WordTracker has launched a UK version of its keyword search tool, allowing marketers access to UK-specific research in order to adjust their keywords to the market.
Wordtracker’s UK specific keyword search has been incorporated into the company’s subscription service, which is priced at between £4.20 for a day’s access to £140 for a year, and is used by many search marketing professionals.
The service gets its keyword data from ISPs, coupled with an algorithm used to eliminate spam / bot activity to reflect real search behaviour.
According to CEO Andy Mindel:
“We then extract duplicate queries, robotic queries and generally de-spam the data. The extraction process is a lengthy one but we’re left with high quality keywords that represent just 0.038% of the original log files.”
The dataset that Wordtracker pulls its results from is a relatively small sample, and Wordtracker then uses a formula to estimate the daily search volume for a given keyword.
The service is simple to use, and returns results from the past 90 days for the keyword you put in, as well as related searches. A free version is also available which is handy to use as a brainstorming tool, though the subscription version returns a far greater level of detail.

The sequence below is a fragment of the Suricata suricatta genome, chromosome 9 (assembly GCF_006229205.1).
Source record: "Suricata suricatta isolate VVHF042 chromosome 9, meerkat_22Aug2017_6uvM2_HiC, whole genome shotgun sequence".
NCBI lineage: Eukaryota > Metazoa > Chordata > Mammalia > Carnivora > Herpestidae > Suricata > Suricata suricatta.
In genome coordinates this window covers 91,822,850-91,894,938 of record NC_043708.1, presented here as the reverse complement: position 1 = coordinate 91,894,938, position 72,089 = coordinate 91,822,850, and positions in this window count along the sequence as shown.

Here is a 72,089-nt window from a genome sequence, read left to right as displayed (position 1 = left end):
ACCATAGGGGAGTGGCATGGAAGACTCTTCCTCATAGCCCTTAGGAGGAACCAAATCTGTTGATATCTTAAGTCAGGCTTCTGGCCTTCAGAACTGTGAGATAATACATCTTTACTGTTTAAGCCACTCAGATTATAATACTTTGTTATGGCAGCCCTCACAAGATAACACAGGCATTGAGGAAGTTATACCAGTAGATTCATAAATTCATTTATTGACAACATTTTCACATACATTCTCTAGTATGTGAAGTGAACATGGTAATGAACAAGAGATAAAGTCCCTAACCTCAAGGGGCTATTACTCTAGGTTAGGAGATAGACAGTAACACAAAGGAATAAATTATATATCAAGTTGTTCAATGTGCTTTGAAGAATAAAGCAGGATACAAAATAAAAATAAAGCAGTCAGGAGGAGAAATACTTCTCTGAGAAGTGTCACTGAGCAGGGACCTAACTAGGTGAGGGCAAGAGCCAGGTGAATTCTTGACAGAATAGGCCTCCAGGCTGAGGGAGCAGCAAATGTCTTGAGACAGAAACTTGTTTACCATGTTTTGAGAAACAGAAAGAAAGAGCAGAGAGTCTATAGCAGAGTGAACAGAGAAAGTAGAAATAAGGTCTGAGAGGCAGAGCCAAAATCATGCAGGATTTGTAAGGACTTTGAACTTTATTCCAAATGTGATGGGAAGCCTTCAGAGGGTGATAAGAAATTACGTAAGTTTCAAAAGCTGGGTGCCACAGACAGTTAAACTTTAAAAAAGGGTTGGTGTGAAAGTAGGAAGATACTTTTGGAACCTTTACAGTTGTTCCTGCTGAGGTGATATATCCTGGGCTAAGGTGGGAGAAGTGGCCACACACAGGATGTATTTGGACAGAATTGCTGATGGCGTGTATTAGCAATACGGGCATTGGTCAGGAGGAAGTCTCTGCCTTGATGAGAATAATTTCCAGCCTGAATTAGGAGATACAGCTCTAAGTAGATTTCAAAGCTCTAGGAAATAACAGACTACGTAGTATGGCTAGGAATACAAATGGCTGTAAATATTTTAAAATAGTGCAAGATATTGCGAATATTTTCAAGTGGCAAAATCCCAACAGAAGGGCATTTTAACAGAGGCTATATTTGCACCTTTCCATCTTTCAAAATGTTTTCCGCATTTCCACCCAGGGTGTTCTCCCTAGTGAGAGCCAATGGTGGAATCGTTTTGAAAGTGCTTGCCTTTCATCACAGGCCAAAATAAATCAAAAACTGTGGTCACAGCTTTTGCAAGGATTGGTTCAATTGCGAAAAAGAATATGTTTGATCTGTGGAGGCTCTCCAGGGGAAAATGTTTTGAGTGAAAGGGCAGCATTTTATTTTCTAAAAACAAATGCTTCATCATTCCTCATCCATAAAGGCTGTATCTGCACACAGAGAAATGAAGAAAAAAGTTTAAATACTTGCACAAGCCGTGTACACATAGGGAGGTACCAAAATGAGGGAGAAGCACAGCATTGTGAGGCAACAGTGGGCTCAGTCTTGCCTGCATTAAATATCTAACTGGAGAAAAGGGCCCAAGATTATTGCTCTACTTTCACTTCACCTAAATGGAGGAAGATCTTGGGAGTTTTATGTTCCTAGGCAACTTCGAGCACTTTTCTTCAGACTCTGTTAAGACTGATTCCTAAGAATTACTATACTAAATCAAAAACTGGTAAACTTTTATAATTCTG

There are other keyword research tools out there. Overture’s keyword selector tool offers similar results to Wordtracker, but doesn’t return UK specific results, while the Google Adwords tool offers UK results but doesn’t list search volumes.
As Search Engine Watch points out, until search engines give marketers direct access their search data, Wordtracker remains the most accurate keyword discovery tool on the market.
Yet no self-respecting spam-fearing search engine is ever going to unlock its data. Google Trends is probably the closest thing to a compromise currently available (although it doesn’t return absolute values, just indicative comparisons).
We believe that using a combination of these tools is the best approach. You can also look at your on-site search data (especially in instances where no results are returned), to plug gaps, as well as the likes of Wordtracker, Overture’s tool, Google Trends, and even Google Suggest.